“When somebody needs out, (we need) to find out that they really mean it. Do they want out because they need the money or do they want out because the thing’s not working and we haven’t done a good enough job for them,” said Pearson. “That’s a real important distinction. If you find out that they want to get (buyer) interest because we haven’t done a good job for them, then that’s something we can correct.”

The creation of short term shared ownership products was also a hot topic, with ideas being discussed such as trial memberships and a 3-year product with owner renewals at the end of the ownership period. However, short term products have inherent taxation and regulatory problems that need to be ironed out, according to Rob Webb, a partner at Baker Hostetler and a top legal advisor to the industry.

“There’s really a limit to how much you can regulate them. Something that has a term of less than [three years], it’s hard to say you have to go anywhere near the length that you do with timeshare in terms of protecting the consumer,” said Webb. “You’ve also got a huge problem with taxes. You’re going to be paying sales and use tax on that product in almost every jurisdiction [in the U.S.] that you don’t have to pay with timeshare.”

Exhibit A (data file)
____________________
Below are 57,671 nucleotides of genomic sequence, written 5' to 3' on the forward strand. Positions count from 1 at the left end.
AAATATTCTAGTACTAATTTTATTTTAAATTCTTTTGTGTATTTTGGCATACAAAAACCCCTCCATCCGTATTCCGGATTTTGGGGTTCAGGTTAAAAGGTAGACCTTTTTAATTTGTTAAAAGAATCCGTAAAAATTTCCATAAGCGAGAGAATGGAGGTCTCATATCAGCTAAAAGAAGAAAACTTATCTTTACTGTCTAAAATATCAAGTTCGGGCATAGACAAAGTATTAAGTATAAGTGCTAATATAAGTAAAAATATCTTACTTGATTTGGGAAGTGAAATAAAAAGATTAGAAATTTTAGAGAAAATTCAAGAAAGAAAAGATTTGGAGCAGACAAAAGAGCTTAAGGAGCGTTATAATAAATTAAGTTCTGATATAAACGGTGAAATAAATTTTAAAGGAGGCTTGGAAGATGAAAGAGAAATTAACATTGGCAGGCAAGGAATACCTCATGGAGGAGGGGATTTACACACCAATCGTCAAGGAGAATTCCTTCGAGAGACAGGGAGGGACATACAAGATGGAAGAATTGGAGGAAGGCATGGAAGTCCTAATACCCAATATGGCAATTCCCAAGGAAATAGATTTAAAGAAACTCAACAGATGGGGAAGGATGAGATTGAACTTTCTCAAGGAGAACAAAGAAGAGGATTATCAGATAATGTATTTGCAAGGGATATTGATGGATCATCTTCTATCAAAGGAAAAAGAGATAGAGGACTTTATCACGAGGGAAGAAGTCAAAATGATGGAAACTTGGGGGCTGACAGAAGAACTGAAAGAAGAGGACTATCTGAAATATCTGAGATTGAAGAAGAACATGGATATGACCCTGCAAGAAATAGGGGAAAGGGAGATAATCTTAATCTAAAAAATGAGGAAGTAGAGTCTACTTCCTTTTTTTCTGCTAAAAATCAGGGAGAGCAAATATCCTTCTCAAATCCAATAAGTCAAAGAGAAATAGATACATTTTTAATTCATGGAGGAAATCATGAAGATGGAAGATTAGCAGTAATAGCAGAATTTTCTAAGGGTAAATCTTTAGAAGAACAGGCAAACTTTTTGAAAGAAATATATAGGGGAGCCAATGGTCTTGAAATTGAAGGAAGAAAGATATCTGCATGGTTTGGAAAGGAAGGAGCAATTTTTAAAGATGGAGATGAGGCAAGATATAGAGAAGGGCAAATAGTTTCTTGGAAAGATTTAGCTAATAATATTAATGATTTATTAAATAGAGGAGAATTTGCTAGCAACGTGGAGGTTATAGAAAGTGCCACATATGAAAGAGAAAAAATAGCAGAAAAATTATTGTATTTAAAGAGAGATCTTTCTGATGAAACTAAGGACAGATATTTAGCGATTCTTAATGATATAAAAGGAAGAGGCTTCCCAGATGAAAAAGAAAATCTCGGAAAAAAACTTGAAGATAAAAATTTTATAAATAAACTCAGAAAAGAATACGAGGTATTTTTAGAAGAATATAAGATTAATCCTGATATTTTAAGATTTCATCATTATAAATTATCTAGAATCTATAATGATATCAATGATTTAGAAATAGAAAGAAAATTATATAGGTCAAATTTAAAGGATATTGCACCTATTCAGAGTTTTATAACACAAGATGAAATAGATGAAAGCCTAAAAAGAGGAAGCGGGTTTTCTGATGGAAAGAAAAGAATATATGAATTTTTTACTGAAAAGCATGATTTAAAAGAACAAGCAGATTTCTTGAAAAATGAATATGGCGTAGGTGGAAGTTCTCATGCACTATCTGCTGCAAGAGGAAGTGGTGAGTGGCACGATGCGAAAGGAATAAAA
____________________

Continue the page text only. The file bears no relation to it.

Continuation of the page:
Challenges are also present for resort sales teams due to the information accessible over the internet, where some potential buyers may know more about a resort than the salesperson across the table. Such situations can be addressed through adapting sales strategies and acknowledging the realities of today’s marketplace. According to Shari Levitin, CEO of The Levitin Group and a consultant to some of the top brands in the industry, the process is the key.